Moving the Furniture

Image: My computer, unplugged and out of the way.

We have to rearrange the house to get some repairs done. Sukkot is coming, which means at least one gathering, and some other events as well. We are cleaning and repairing things in expectation of guests, holidays, and (soon) a new grandchild.

Funny, if you move the furniture around, you find stuff. We discovered when we moved the couch that there was a line of shmutz (Yiddish for dirt) just under it. I’ll have to clean that up before we replace the couch.

Yom Kippur is a lot like that. Our tradition gives us a season to drag around the furniture of our lives, checking for shmutz, fixing what’s broken. That season culminates in a serious 24 hour period for reflection, stripped of our usual distractions of food, or drink, or sex. If we use it well, we will be renewed. If we waste it by clinging to distractions, we are the losers.

Many of us are worried about the state of the world and the country right now. That, too, can be a distraction from dealing with the things that are truly ours to control: our behavior, our attitudes, and our choices.

I wish you a thoughtful, prayerful time as you traverse the Days of Awe 5780.

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Nitzavim: We Stand Together

Image: The menorah in the Knesset garden in Jerusalem. (Possi66/Wikimedia)

The beginning of Parashat Nitzavim is thrilling. Moses is speaking to the community, and he makes it clear that he is speaking to everyone:

You stand this day, all of you, before the Eternal your God—your tribal heads, your elders and your officials, all the men of Israel, your children, your wives, even the stranger within your camp, from woodchopper to water drawer—

to enter into the covenant of the Eternal your God, which the Eternal your God is concluding with you this day, with its sanctions; to the end that God may establish you this day as God’s people and be your God, as God promised you and as God swore to your fathers, Abraham, Isaac, and Jacob.

I make this covenant, with its sanctions, not with you alone, but both with those who are standing here with us this day before the Eternal our God and with those who are not with us here this day.

Deuteronomy 29:9-14.

First of all, the word translated “stand” in the first line means much more than “stand.” It means established, or rooted: that all the people gathered together are determined to enter into this covenant with God. Moreover, they stand as equals, from the highest to the lowest members of society, each of them is established as a full member of the People of Israel, a sharer in what would become, over the coming centuries, the great project of Judaism.

Secondly, all of them are named as children of Abraham, Isaac, and Jacob: there is no distinction here between men and women, or adults and children, and there is no distinction between the DNA-bearing descendants of Abraham and those who came along as part of the “mixed multitude” from Egypt:

And the children of Israel journeyed from Rameses to Succoth, about six hundred thousand men on foot, beside children. And a mixed multitude went up also with them; and flocks, and herds, even very much cattle.

Exodus 12:37-38

And then, just as the reader is tempted to think, “Wow, that’s inclusive!” there’s yet another dimension, the dimension of time: “those who are with us this day… and those who are not with us this day.” So that all the Israelites who have ever been, all the way back to Abraham, and all the Hebrews who perished in Egypt, and all the Jews who would be born in the years to come, right down to this very day, were all standing together at this moment. Thus it is an eternal moment, a cosmic moment, in which we all stand together as the People of Israel.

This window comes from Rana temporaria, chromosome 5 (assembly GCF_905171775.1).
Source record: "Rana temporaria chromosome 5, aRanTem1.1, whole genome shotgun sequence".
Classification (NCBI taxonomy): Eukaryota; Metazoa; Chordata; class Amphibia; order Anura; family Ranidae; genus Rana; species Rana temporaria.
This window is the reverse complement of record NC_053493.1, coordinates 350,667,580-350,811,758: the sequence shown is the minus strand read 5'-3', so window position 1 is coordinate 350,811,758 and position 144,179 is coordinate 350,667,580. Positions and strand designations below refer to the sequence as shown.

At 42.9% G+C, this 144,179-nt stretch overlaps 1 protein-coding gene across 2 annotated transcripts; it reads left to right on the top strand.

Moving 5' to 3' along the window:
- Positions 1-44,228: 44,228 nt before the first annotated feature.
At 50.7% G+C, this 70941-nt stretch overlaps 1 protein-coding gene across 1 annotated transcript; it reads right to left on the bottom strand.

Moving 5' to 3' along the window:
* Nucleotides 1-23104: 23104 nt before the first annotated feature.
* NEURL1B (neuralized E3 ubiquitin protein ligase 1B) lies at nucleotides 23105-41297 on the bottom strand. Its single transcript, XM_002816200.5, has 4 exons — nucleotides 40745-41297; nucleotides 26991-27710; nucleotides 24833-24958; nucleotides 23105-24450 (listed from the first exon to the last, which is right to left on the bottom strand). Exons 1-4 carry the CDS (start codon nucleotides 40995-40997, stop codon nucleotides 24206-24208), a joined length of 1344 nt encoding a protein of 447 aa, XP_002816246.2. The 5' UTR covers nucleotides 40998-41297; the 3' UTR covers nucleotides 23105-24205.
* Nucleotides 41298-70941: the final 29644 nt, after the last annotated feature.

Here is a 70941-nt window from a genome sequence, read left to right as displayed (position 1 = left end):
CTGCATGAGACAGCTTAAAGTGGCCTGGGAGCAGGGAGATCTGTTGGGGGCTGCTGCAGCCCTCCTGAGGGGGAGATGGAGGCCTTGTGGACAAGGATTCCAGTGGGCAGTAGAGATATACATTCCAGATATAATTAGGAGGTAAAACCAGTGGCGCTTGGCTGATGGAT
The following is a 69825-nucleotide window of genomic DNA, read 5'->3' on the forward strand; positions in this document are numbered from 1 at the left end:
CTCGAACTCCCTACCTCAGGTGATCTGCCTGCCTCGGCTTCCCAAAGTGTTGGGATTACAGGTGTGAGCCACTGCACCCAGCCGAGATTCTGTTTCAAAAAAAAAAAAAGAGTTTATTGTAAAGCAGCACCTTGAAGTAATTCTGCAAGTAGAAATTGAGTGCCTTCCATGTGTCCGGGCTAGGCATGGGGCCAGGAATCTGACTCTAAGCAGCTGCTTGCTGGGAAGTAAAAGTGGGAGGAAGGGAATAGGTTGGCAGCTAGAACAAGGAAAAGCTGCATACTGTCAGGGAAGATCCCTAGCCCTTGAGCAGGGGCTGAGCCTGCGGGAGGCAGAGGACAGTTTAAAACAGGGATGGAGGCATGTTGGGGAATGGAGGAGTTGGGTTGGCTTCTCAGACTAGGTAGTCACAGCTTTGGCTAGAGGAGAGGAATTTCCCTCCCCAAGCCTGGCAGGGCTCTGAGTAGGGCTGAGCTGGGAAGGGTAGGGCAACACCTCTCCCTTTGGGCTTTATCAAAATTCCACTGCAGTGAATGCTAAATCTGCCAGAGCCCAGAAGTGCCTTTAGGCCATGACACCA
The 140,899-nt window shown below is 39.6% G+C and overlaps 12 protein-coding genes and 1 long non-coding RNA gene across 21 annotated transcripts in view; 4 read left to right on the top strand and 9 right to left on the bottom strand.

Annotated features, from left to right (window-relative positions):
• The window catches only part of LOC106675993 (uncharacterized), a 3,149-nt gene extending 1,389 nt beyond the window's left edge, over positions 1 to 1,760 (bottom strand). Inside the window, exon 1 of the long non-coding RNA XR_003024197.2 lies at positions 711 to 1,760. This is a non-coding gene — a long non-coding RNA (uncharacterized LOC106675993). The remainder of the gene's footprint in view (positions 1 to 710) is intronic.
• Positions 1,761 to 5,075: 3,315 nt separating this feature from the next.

It gives me the chills.

Whenever I am tempted to be discouraged by all the fighting among Jews, I think of this passage. Perhaps we can agree on almost nothing but by golly, Moses looked at us – looks at us, in this cosmic moment, and he says to us, “You, ALL of you, are established today before the Eternal your God.”

We may scrap and fuss and and quarrel among ourselves oh, how I wish we did not! but we are all Am Yisrael, the people of Israel, past, present and future. Nothing changes that, not the Egyptians, not the Babylonians, not the Romans, not the Spanish Inquisition, not Hitler, and certainly not the modern-day creeps who threaten us. And even among ourselves, when we squabble about who’s the most authentic, who’s the most Jewish: before this passage in Deuteronomy, it all fades away.

We stand. We are established. We are rooted in the truth of who we are: and no one, absolutely no one, can diminish that, or take it away.

The Torah on Crossdressing

Image: JoJo the toy poodle does not wear clothes, which solves the problem.

לֹא־יִהְיֶ֤ה כְלִי־גֶ֙בֶר֙ עַל־אִשָּׁ֔ה וְלֹא־יִלְבַּ֥שׁ גֶּ֖בֶר שִׂמְלַ֣ת אִשָּׁ֑ה כִּ֧י תוֹעֲבַ֛ת יְהוָ֥ה אֱלֹהֶ֖יךָ כָּל־עֹ֥שֵׂה אֵֽלֶּה׃ (פ)
A woman must not put on man’s apparel, nor shall a man wear woman’s clothing; for whoever does these things is abhorrent to the LORD your God. — Deuteronomy 22

For the past few months, I have been accompanying a young woman as she goes through the grueling process of preparing for gender affirming surgery. There are still many months ahead of her, and I am committed to accompanying her through those as well.

I do not pretend to be anything but a support person and a learner. Most of what I have learned is a deep respect for those individuals who choose the life-affirming path of owning their proper gender, whatever medical modalities they choose or do not choose to employ. They begin in a painful, confusing situation. They have to figure it all out despite opposition that may be psychologically and/or physically violent.